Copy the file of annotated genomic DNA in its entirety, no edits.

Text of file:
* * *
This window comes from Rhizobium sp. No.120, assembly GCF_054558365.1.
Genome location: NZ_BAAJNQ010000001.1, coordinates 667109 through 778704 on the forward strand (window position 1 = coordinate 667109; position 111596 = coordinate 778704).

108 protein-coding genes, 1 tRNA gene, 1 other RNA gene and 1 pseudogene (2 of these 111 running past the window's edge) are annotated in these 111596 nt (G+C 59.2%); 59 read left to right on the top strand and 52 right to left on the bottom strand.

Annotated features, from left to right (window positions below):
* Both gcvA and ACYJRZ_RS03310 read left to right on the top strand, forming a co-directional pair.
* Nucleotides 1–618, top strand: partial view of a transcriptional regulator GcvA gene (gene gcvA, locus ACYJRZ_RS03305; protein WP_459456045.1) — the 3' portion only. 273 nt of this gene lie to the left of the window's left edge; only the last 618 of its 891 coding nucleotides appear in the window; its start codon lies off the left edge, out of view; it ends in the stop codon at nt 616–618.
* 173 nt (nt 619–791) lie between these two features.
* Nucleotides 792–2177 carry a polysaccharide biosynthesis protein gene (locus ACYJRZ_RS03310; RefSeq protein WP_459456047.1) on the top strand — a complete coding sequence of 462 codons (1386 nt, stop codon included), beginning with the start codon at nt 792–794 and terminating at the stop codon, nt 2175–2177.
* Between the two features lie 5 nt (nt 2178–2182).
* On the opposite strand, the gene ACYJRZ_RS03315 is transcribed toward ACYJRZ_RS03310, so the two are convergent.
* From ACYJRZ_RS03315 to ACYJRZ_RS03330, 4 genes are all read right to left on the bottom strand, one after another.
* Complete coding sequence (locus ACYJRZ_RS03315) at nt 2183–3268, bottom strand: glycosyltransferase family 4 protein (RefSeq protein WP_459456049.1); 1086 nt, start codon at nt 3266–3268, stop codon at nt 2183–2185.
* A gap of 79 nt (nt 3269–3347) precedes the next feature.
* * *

This window comes from Rhizobium sp. No.120, assembly GCF_054558365.1.
Genome location: NZ_BAAJNQ010000001.1, coordinates 667109 through 778704 on the forward strand (window position 1 = coordinate 667109; position 111596 = coordinate 778704).

108 protein-coding genes, 1 tRNA gene, 1 other RNA gene and 1 pseudogene (2 of these 111 running past the window's edge) are annotated in these 111596 nt (G+C 59.2%); 59 read left to right on the top strand and 52 right to left on the bottom strand.

Annotated features, from left to right (window positions below):
* Both gcvA and ACYJRZ_RS03310 read left to right on the top strand, forming a co-directional pair.
* Nucleotides 1–618, top strand: partial view of a transcriptional regulator GcvA gene (gene gcvA, locus ACYJRZ_RS03305; protein WP_459456045.1) — the 3' portion only. 273 nt of this gene lie to the left of the window's left edge; only the last 618 of its 891 coding nucleotides appear in the window; its start codon lies off the left edge, out of view; it ends in the stop codon at nt 616–618.
* 173 nt (nt 619–791) lie between these two features.
* Nucleotides 792–2177 carry a polysaccharide biosynthesis protein gene (locus ACYJRZ_RS03310; RefSeq protein WP_459456047.1) on the top strand — a complete coding sequence of 462 codons (1386 nt, stop codon included), beginning with the start codon at nt 792–794 and terminating at the stop codon, nt 2175–2177.
* Between the two features lie 5 nt (nt 2178–2182).
* On the opposite strand, the gene ACYJRZ_RS03315 is transcribed toward ACYJRZ_RS03310, so the two are convergent.
* From ACYJRZ_RS03315 to ACYJRZ_RS03330, 4 genes are all read right to left on the bottom strand, one after another.
* Complete coding sequence (locus ACYJRZ_RS03315) at nt 2183–3268, bottom strand: glycosyltransferase family 4 protein (RefSeq protein WP_459456049.1); 1086 nt, start codon at nt 3266–3268, stop codon at nt 2183–2185.
* A gap of 79 nt (nt 3269–3347) precedes the next feature.